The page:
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Published on December 17th, 2010 | by Michael Ricciardi


Cancer-Fighting Compounds Discovered in Pomegranate Juice

Like predators following prey, cancer cells migrate to other locations in the body, taking over the machinery of key cells, then killing them. This is known as metastasis. In some cancers like prostate cancer, the cells can migrate into the bone, where they exploit stem cell activity, proliferate, and eventually, spread throughout the body. The effects are, of course, lethal. Prostate cancer is the second-leading cause of cancer-related deaths in men in the United States.

Stopping this from happening, or at least slowing it done considerably, has been a long-time goal of many cancer researchers. Hormone suppression therapies have been developed that inhibit testosterone, but eventually, cancer cells develop resistance to this treatment, and continue to metastasize.

But recently, a graduate team of cell biologists at the University of California Riverside, led by Professor Manuela Martins-Green, were able to isolate and identify several components of pomegranate juice that seem to keep cancer cells stuck together, inhibiting their migratory tendencies.

Manuela Martins-Green is a professor of cell biology at UC Riverside.

The team treated in vitro (cultured) prostate cancer cells that were resistant to the male hormone with a pomegranate juice extract. Analysis showed that cells which survived the treatment showed increased cell adhesion. This increased cell adhesion works counter to metastasis, which is one major way that a cancer survives and avoids the body’s immune responses.

The actively anti-metastatic compounds identified in pomegranate juice are: phenylpropanoids, hydrobenzoic acids, flavones and conjugated fatty acids. Saturated forms of the latter compounds can contribute to clogging of the arteries, but, by that same capacity, apparently, inhibit cancer cells from spreading by keeping them stuck together.

Cancer cells are able to metastasize to specific organs by following certain molecular signals, or chemo-attractants, secreted by cancer cells as they migrate away from the initial site of the cancer. In the case of prostate-to-bone metastasizing, the cancer cells are attracted to a protein signal in the bone.  Fortunately, as a dual benefit, these pomegranate compounds seem to interfere with this chemical signaling between cancer cells and the bone protein.

The UC Riverside team is planning on conducing in vivo research (i.e., on a living patient, or animal model) in the not too distant future.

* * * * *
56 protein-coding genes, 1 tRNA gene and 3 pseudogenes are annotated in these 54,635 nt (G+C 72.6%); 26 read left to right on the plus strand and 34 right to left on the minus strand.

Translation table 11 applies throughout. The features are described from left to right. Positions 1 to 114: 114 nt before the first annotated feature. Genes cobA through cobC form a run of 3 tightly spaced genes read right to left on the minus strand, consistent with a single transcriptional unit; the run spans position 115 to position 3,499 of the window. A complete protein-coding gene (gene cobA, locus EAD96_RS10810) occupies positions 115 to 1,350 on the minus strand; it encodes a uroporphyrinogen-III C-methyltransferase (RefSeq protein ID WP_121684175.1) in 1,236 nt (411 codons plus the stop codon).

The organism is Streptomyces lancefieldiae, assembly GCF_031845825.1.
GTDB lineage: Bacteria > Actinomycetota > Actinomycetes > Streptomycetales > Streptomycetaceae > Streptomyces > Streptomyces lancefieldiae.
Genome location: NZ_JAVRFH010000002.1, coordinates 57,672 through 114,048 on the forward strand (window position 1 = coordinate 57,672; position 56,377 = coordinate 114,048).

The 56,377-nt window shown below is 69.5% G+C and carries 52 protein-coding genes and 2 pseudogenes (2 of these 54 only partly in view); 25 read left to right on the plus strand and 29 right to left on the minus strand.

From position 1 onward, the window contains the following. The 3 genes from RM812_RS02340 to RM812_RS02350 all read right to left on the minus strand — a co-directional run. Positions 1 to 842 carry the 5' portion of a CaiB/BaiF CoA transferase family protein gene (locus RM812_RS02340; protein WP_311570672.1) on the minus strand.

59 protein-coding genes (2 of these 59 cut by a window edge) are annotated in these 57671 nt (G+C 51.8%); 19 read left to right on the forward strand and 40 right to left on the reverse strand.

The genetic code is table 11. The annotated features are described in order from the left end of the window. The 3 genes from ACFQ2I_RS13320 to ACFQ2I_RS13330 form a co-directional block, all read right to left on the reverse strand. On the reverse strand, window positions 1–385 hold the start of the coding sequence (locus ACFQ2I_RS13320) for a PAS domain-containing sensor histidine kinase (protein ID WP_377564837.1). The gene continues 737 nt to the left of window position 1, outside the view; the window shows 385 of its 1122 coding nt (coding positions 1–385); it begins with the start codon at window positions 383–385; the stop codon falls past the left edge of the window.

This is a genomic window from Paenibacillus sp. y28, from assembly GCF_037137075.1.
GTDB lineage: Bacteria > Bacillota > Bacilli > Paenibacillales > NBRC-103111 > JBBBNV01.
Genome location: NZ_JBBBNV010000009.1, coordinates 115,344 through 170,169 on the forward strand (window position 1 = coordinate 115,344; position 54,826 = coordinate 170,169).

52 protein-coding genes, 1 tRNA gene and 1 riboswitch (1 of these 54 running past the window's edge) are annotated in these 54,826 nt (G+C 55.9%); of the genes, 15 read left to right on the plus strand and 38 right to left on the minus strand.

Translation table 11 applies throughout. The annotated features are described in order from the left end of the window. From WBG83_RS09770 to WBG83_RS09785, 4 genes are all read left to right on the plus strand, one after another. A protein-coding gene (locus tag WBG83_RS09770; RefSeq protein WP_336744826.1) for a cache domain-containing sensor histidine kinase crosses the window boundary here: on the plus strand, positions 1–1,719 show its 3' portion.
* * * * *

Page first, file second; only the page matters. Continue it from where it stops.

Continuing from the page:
The team’s research results were presented recently (Dec. 12, 2010)  at the 50th annual meeting of the American Society for Cell Biology, in Philadelphia.

Detail from Madonna of the Pomegranate by Sandro Botticelli, ca. 1487 (Uffizi Gallery, Florence).

The pomegranate figures symbolically in many ancient myths (such as the Greek myth of Persephone) and was one of the first fruits brought to Moses as proof that the promised land was indeed fruitful.  It’s astringent juice has been prized since ancient times as a medicinal treatment for diarrhea, dysentery and intestinal parasites. The pomegranate is also utilized in the Indian Ayurvedic health system (based upon the four classical elements), where it is associated with fire (pitta), due to its acidic qualities, and is used to protect the heart and throat. The name is Greek for “apple seeded”.

top image: Illustration by Otto Wilhelm Thomé, 1885

photo: Manuela Martins-Green, UC Riverside; UCR Strategic Communications.

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About the Author

Michael Ricciardi is a well-published writer of science/nature/technology articles as well as essays, poetry and short fiction. Michael has interviewed dozen of scientists from many scientific fields, including Brain Greene, Paul Steinhardt, Arthur Shapiro, and Nobel Laureate Ilya Progogine (deceased). Michael was trained as a naturalist and taught ecology and natural science on Cape Cod, Mass. from 1986-1991. His first arts grant was for production of the environmental (video) documentary 'The Jones River - A Natural History', 1987-88 (Kingston, Mass.). Michael is an award winning, internationally screened video artist. Two of his more recent short videos; 'A Time of Water Bountiful' and 'My Name is HAM' (an "imagined memoir" about the first chimp in space), and several other short videos, can be viewed on his website ( He is also the author of the (Kindle) ebook: Artful Survival ~ Creative Options for Chaotic Times

  • Martin Miller

    Pomegranate juice has been found to be both time and dose dependent on inhibiting some cancers. Every man who has prostate cancer or wishes to avoid prostate cancer should consume a minimum of 8 ounces a day. Sure it costs a bit of money, but you sure as heck DONT want to go through what I have gone through. I have cancer. I have done the research.
    best wishes

    • Zachary Shahan

      Thanks. Appreciate it.

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